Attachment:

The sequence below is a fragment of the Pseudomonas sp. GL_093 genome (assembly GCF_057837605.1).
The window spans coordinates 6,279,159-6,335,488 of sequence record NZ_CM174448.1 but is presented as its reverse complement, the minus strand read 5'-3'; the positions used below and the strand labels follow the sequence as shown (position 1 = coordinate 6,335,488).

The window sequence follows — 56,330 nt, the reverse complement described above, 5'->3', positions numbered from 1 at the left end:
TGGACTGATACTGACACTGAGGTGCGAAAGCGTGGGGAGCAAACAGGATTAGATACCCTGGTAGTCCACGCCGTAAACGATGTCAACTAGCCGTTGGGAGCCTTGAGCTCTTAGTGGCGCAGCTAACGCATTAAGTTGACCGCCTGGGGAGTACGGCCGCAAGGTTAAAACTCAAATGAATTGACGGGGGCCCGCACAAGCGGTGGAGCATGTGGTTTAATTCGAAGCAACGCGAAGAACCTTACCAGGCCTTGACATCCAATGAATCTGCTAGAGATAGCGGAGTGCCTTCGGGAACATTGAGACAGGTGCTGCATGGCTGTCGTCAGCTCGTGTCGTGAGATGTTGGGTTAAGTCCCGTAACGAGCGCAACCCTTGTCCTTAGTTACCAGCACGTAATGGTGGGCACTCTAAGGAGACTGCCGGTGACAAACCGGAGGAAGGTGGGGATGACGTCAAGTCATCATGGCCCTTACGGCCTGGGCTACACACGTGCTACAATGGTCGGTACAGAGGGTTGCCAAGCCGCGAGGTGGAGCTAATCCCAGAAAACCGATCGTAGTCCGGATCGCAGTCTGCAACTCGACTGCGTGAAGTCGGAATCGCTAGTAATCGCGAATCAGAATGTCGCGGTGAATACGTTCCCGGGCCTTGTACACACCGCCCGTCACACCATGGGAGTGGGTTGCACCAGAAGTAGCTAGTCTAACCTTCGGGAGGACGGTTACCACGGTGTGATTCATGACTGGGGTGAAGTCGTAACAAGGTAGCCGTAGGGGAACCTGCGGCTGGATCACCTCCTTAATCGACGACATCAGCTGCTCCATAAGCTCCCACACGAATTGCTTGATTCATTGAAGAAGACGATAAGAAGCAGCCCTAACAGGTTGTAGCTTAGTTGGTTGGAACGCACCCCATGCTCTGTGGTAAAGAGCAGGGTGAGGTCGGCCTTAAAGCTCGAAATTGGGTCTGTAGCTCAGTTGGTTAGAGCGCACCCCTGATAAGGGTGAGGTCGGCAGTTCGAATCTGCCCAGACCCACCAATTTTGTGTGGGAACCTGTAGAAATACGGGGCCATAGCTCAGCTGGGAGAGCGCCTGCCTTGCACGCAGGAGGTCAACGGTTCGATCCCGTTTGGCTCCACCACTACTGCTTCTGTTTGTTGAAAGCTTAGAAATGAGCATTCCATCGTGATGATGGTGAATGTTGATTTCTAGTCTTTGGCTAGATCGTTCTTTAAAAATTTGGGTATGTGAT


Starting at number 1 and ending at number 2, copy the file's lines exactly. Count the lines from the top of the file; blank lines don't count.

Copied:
The sequence below is a fragment of the Pseudomonas sp. GL_093 genome (assembly GCF_057837605.1).
The window spans coordinates 6,279,159-6,335,488 of sequence record NZ_CM174448.1 but is presented as its reverse complement, the minus strand read 5'-3'; the positions used below and the strand labels follow the sequence as shown (position 1 = coordinate 6,335,488).